For example, with a lifetime mortgage, there’s no affordability check or requirement to make regular repayments. But with a retirement repayment mortgage, your affordability will be assessed as you need to make monthly repayments. Your home also may be repossessed if you fail to keep up with repayments.
Nevertheless, a retirement repayment mortgage is often a cheaper way to borrow money in the long run, if you can afford the repayments.
A lifetime mortgage is also subject to compound interest, which means if you choose not to make repayments, the amount you owe can grow quickly. That's because the loan, plus compound interest, is usually repaid when the plan ends.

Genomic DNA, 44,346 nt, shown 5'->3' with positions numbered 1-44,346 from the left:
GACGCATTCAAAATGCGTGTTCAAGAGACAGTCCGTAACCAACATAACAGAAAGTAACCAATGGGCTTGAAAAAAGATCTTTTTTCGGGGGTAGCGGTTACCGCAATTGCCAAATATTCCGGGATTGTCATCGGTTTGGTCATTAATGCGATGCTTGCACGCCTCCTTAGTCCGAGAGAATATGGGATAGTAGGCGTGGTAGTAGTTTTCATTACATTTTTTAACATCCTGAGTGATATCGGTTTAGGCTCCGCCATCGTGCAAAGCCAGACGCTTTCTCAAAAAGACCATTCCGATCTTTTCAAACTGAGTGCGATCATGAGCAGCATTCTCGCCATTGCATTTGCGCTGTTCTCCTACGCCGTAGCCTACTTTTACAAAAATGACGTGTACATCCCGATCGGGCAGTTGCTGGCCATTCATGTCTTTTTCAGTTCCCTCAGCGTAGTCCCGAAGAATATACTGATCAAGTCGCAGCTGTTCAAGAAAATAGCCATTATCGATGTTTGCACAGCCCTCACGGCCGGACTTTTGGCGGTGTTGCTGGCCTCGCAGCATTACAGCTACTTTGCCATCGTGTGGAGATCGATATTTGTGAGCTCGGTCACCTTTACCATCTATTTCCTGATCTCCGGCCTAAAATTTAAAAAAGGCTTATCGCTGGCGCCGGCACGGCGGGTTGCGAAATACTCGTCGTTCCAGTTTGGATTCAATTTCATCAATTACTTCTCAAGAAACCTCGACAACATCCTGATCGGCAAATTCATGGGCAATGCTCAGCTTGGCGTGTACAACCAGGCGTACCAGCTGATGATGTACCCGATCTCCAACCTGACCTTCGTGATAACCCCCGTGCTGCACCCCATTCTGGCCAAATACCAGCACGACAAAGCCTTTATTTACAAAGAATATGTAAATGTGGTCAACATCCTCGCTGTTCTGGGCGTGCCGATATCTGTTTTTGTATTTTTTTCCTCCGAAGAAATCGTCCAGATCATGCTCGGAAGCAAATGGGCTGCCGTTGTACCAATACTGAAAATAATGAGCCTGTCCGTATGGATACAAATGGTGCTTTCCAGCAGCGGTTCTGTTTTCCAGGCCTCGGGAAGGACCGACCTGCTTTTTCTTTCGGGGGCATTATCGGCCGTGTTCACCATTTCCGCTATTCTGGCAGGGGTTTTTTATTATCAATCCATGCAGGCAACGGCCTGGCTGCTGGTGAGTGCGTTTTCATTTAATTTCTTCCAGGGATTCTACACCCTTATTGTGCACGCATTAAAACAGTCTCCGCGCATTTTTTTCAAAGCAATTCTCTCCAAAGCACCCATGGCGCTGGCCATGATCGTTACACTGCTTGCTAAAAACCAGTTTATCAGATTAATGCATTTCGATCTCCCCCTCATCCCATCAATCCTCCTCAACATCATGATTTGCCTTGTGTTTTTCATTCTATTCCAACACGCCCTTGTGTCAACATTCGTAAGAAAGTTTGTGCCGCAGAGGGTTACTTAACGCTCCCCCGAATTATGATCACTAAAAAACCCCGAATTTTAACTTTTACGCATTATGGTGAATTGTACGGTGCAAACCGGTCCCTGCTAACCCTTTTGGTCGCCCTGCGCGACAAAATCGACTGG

A lifetime mortgage is typically repaid once the last applicant passes away or moves into long-term care and the property is sold. Meanwhile, a retirement repayment mortgage comes with a set end date. And once you’ve repaid your retirement repayment mortgage, you may have more property wealth to pass on to your beneficiaries.
If you’re considering a retirement repayment mortgage, it’s important to get advice from a qualified expert. Get in touch
with the team at Key today to discuss your options further.
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